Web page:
Our earliest known Furray ancestor was William Christopher (or Christian or Chris) Furray, born between 1780 and 1790 in Scotland. If he is the same man who was married to Polly Robinson on 18 June 1803 in Shenandoah Co., Virginia, then his father was Daniel Furray, but this remains unclear. Family tradition states the children were born in Wheeling, (West) Virginia, but no Furray's appear there in census or tax records for the same time period. Furray's do appear in Shenandoah Co., Virginia. Chris Furray was the father of at least seven children, probably by two wives:
- Nancy Furray was born on 7 February 1814 in Virginia and died after 1880 in Phelps Co., Missouri. She was married to Michael Wolf on 13 November 1834 in Crawford Co, Missouri.
- John Furray was born about 1815 in Virginia. He was married to Susannah Gardner on 17 November 1842 in Crawford Co. John died in the early 1890's.
- Joseph Furray was born about 1818 in Virginia and was married to Sarah Ann (--?--).
- Samuel Furray was born on 30 June 1820 in Virginia and died on 9 October 1894 in Phelps Co., Missouri. He was married to Lucretia Benton on 25 January 1844 in Crawford Co., Missouri./li>
- Mounce Monroe Furray was born on 22 November 1821 in Virginia. He was married first to Lavina Benton on 5 June 1845 in Crawford Co., and second to Elizabeth Price on 14 December 1848 in Crawford Co., Missouri. Mounce died on 7 November 1890 in Phelps Co., Missouri.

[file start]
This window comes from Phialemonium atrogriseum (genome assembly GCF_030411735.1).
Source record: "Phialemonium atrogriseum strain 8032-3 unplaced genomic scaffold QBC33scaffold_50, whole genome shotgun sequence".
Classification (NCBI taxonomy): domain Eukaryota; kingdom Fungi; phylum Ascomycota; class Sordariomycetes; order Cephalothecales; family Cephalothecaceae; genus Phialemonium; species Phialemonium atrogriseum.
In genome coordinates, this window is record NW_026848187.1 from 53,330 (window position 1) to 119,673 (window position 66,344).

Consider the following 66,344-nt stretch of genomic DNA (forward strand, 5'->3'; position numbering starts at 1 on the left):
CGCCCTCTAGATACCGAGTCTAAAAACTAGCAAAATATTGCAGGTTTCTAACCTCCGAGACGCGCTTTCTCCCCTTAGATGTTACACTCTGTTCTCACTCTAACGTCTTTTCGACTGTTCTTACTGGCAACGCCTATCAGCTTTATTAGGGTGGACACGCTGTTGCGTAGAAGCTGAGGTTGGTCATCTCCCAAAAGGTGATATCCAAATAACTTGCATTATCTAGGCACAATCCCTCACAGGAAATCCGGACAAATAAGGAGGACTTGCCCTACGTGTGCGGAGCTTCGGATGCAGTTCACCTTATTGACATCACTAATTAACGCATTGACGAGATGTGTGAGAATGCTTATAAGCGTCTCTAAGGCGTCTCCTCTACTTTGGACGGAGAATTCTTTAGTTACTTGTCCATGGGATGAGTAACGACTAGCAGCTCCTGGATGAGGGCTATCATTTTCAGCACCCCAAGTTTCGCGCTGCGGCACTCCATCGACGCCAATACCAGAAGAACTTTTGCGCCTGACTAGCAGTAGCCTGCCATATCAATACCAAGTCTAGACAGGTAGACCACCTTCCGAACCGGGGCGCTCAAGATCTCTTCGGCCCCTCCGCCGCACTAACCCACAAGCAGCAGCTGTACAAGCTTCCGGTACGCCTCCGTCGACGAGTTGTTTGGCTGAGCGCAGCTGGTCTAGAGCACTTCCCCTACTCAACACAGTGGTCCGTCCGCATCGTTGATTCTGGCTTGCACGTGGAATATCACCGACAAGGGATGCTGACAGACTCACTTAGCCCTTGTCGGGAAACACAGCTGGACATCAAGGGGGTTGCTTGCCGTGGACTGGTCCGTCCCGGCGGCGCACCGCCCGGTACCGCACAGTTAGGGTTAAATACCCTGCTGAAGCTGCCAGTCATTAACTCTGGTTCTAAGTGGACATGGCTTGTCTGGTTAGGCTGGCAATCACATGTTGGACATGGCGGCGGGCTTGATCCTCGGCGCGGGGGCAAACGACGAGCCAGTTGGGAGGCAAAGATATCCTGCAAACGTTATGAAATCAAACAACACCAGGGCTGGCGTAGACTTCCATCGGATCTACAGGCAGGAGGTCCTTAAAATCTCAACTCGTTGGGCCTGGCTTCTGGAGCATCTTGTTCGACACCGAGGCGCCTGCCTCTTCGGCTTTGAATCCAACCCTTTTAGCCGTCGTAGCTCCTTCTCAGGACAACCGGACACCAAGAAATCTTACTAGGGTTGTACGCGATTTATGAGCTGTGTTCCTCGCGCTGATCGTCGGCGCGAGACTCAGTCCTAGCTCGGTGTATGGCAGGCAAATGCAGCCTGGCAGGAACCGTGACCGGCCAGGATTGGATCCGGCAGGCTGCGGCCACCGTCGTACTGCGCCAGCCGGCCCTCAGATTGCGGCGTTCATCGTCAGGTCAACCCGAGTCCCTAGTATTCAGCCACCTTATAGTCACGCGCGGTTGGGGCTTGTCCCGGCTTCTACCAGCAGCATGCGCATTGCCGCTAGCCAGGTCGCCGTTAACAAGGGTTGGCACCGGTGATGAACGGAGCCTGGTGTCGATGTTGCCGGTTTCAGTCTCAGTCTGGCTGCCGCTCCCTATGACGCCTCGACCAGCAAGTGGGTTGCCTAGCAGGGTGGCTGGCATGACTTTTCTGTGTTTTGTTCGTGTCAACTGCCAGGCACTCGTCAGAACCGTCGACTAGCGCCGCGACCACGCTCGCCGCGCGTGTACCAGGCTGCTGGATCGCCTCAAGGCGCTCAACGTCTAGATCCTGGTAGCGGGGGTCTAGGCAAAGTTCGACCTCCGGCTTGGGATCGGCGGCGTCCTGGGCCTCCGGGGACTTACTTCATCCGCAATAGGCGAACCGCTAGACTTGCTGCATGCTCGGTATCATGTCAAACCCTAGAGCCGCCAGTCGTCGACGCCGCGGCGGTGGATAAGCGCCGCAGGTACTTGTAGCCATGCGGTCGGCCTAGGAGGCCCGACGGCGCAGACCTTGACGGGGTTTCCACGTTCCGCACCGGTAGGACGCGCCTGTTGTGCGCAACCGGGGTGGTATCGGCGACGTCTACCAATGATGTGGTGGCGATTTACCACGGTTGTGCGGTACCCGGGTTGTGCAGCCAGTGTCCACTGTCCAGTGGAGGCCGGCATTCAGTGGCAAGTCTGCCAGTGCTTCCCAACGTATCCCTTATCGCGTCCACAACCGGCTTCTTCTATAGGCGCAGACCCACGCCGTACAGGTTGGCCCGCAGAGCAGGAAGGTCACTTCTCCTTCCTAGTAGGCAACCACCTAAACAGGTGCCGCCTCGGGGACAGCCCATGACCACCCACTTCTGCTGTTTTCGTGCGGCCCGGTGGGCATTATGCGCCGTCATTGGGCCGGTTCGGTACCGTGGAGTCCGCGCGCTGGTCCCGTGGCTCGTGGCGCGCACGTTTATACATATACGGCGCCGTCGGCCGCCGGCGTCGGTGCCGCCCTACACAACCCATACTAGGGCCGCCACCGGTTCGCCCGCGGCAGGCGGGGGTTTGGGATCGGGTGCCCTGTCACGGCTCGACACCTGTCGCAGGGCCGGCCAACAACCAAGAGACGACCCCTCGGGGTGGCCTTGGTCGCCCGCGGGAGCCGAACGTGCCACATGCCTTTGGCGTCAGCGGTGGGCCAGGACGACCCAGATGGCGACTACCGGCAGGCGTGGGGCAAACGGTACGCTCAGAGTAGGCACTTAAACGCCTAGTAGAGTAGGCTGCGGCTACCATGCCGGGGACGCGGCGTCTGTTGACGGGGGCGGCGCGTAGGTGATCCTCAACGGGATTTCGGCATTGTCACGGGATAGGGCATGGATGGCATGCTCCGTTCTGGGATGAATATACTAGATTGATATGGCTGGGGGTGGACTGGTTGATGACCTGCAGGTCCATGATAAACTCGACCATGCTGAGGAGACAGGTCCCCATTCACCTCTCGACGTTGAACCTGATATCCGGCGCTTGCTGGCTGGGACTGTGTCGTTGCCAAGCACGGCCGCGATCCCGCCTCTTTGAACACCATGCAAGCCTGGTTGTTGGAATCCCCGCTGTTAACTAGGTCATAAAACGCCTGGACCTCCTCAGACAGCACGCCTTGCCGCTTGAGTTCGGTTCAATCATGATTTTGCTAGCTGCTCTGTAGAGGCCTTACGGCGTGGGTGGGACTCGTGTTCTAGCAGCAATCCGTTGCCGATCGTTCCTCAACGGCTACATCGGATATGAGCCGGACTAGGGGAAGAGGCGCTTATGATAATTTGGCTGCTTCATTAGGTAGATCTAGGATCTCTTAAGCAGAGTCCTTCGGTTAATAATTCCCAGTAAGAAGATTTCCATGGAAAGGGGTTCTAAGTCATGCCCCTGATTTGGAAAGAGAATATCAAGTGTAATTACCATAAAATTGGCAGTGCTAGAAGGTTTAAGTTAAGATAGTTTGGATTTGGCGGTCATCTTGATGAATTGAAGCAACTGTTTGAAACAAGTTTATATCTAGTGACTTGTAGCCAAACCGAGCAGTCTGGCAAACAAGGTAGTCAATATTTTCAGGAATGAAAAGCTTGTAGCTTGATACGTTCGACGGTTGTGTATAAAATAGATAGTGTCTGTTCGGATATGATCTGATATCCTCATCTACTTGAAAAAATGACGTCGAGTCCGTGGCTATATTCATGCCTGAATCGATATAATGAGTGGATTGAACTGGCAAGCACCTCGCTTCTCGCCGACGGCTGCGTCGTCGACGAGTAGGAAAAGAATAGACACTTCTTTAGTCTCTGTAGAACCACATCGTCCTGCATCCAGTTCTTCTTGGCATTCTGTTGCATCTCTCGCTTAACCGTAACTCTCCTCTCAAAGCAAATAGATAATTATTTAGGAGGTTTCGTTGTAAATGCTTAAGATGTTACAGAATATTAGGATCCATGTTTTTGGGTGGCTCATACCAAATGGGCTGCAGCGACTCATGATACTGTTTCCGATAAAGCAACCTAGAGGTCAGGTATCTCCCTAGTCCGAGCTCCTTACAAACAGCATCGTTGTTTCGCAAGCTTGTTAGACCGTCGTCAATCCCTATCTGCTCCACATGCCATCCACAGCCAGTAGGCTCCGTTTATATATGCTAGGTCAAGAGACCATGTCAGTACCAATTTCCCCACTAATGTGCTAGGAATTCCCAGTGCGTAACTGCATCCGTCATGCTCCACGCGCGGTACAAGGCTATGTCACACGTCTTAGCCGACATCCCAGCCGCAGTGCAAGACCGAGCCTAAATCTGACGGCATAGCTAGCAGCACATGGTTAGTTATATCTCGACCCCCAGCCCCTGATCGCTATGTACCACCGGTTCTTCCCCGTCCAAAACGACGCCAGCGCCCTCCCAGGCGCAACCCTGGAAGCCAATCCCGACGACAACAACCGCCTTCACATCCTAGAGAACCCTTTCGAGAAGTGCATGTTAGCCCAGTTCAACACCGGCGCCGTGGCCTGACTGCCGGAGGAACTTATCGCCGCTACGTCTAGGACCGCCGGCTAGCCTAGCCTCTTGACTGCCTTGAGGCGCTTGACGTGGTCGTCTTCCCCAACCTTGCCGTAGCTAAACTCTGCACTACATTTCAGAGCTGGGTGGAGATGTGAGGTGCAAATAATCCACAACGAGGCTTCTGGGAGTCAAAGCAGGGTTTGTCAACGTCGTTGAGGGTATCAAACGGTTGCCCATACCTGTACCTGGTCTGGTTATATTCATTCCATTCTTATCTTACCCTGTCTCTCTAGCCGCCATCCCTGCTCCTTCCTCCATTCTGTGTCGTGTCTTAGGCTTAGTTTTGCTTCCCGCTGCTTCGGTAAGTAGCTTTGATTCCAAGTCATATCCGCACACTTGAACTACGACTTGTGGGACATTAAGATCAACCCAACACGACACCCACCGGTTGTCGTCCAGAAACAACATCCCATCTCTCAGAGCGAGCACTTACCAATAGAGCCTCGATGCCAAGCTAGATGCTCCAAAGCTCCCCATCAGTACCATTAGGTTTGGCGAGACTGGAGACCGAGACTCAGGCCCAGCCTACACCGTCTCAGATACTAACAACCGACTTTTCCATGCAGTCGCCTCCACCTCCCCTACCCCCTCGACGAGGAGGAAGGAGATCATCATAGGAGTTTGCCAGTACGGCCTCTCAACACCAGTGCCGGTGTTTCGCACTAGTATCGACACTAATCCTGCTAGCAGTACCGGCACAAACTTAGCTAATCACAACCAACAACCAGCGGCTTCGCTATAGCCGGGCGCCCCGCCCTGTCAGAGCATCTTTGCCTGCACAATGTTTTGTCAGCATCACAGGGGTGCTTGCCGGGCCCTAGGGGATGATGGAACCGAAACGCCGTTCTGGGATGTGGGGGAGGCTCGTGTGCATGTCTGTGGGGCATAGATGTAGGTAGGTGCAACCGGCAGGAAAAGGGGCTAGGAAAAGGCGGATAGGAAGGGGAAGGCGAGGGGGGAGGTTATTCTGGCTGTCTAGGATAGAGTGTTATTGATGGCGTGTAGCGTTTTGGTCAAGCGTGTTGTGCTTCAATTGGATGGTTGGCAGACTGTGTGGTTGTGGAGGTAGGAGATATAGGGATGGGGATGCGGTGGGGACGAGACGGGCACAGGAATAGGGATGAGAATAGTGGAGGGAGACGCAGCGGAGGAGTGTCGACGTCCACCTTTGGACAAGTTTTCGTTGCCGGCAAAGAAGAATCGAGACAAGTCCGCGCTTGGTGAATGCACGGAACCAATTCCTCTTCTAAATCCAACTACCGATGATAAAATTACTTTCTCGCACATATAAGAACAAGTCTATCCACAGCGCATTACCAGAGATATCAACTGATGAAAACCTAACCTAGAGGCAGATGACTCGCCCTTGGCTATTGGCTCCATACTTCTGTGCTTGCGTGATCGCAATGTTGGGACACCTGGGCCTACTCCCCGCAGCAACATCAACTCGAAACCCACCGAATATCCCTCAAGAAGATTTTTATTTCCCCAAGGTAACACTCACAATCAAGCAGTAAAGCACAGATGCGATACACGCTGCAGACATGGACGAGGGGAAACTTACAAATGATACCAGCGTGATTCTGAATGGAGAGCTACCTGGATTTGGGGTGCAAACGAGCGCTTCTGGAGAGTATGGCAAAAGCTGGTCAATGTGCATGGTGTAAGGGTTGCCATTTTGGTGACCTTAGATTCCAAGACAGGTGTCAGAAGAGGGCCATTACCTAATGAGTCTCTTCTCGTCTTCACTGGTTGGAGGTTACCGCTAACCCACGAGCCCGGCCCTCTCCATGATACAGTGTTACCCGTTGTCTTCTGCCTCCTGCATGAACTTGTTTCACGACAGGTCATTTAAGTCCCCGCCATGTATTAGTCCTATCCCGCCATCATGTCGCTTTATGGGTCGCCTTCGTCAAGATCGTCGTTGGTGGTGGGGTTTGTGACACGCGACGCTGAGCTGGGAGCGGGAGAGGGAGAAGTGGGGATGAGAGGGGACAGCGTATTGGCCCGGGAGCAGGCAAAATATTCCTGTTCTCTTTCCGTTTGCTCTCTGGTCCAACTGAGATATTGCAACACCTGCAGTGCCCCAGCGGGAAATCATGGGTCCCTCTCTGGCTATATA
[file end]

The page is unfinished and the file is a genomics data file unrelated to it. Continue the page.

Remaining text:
- Isaac Furray was born about 1821/22 in Virginia. He was married to Mary C. (--?--).
- Melinda Furray, no information.
Chris Furray died about 1849 in Crawford Co., Missouri. Probate records indicate that his son-in-law Michael Wolf was the administrator of his estate.
Correspondence from other family members state that Furray was of Scottish ancestry (confirmed in census records where his children state their father was born in Scotland), lived in Virginia, lived in Ross Co., Ohio, where he worked at the James Iron Works, and then accompanied the owner Thomas James to Missouri where James erected the Meramec Furnance and buildings in what is now Phelps County. He was regarded as a "drunkard, tavern brawler, and possibly a murderer..."! No documentation has been found for these statements.
The Furrays, Presbyterians, lived in the Elk Prairie area of Phelps County where many are buried in the Elk Prairie cemetery near the Presbyterian Church.